Critical Context (Masterplots II: American Fiction Series)

Linden Hills is Naylor’s second novel, coming after the extremely successful The Women of Brewster Place (1982). Linden Hills examines a second panel of twentieth century African American life. The Women of Brewster Place reflected the faults, passions, and culture of a poor community. Linden Hills, on the other hand, is a representation of the affluent and spiritually dissolute upper class. Linden Hills is also a modern version of Dante’s Inferno; souls are damned here because they have offended human nature and themselves rather than any religious system. Naylor’s novel is thus an allegory based on the physical and moral topography of the Inferno, covering five days in the life of a twenty-year-old black poet, Willie Mason.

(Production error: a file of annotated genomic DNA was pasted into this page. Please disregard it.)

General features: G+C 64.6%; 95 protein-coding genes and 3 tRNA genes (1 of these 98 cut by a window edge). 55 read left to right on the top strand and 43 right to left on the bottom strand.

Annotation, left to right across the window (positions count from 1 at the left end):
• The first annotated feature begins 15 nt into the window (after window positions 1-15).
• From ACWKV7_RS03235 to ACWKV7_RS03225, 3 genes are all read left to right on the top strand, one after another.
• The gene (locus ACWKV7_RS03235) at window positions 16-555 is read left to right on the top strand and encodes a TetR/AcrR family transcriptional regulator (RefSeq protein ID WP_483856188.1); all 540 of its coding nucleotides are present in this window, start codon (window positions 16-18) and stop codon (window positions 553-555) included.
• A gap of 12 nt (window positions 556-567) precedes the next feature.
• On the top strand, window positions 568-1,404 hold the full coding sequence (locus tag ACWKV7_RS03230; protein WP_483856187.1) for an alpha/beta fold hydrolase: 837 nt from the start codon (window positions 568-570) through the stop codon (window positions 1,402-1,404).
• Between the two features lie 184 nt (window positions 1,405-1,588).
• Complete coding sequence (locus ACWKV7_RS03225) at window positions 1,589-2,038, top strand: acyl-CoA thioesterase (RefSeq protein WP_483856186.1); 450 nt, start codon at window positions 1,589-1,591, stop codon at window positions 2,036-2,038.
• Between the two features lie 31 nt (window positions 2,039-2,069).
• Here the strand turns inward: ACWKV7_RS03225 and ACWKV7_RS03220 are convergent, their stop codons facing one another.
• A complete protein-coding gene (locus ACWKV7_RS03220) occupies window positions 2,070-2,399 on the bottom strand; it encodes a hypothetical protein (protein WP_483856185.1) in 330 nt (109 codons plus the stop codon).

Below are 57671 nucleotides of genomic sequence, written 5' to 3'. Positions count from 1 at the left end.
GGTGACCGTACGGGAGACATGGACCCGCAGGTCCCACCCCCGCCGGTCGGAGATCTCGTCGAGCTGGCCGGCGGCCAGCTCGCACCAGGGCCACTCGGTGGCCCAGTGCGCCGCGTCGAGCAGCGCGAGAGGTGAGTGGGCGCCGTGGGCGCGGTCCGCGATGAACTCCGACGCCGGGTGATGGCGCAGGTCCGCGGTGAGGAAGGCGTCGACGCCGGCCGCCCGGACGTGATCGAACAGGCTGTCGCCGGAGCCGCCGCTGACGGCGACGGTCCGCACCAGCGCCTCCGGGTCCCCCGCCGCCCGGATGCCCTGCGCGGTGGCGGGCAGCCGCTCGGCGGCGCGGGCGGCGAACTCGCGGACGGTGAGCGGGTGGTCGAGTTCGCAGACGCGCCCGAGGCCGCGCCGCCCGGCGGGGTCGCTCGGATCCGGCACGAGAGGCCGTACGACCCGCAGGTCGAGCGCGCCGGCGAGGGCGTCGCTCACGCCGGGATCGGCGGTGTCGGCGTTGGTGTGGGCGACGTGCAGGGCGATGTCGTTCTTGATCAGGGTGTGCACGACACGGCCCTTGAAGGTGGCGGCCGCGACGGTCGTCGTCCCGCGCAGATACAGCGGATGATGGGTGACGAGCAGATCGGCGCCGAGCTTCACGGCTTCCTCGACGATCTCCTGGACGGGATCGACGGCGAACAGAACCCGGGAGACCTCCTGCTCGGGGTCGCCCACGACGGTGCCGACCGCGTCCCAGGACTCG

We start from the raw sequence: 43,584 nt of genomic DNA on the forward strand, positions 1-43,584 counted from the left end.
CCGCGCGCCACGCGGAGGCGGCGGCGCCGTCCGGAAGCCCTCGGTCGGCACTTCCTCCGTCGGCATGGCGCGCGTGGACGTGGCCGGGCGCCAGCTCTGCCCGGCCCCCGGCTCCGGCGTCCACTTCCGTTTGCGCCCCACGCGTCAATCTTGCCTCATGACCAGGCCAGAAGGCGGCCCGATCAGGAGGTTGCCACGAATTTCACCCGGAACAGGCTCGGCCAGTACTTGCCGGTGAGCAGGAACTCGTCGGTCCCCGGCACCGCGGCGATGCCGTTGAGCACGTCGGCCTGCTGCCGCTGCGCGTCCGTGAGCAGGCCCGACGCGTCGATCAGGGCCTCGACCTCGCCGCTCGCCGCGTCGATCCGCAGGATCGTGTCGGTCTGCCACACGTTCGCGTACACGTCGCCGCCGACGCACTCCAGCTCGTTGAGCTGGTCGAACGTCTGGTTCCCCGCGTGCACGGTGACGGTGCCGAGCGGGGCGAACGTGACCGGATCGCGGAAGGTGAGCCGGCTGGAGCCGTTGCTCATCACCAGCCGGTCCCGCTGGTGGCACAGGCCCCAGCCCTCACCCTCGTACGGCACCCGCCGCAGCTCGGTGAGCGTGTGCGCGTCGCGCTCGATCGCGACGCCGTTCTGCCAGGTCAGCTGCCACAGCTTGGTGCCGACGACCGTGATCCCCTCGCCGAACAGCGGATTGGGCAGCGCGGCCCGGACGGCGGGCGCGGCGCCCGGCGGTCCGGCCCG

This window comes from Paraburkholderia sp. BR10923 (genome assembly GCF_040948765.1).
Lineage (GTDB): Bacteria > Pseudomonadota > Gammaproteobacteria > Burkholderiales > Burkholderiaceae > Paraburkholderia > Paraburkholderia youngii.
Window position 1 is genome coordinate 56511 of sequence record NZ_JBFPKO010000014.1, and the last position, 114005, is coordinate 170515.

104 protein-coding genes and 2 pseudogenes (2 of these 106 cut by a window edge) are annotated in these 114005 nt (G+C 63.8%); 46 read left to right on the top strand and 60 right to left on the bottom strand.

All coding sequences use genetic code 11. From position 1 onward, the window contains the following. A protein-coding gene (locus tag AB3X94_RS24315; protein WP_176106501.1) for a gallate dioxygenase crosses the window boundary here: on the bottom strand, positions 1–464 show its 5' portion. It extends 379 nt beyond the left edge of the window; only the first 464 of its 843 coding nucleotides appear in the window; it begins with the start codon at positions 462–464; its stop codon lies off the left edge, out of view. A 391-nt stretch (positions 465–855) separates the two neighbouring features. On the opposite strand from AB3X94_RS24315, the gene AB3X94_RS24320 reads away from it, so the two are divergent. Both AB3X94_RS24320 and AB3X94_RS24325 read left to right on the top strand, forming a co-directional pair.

Like Dante, Willie analyzes the lives of the inhabitants of the hills as he works his way from the top to the bottom as a handyman. When he finally escapes from the frozen lake at the bottom of Linden Hills, Willie decides to give up his aimlessness and take charge of his life. Dante’s model universalizes the novel and also gives a mythic dimension to what otherwise would have been a narrow subject. Naylor’s bow to Dante’s work puts her within a long literary tradition. Linden Hills is also a part of an explosion of noted works by African American women, including Naylor and her prominent contemporaries Alice Walker, Toni Morrison, and Paule Marshall.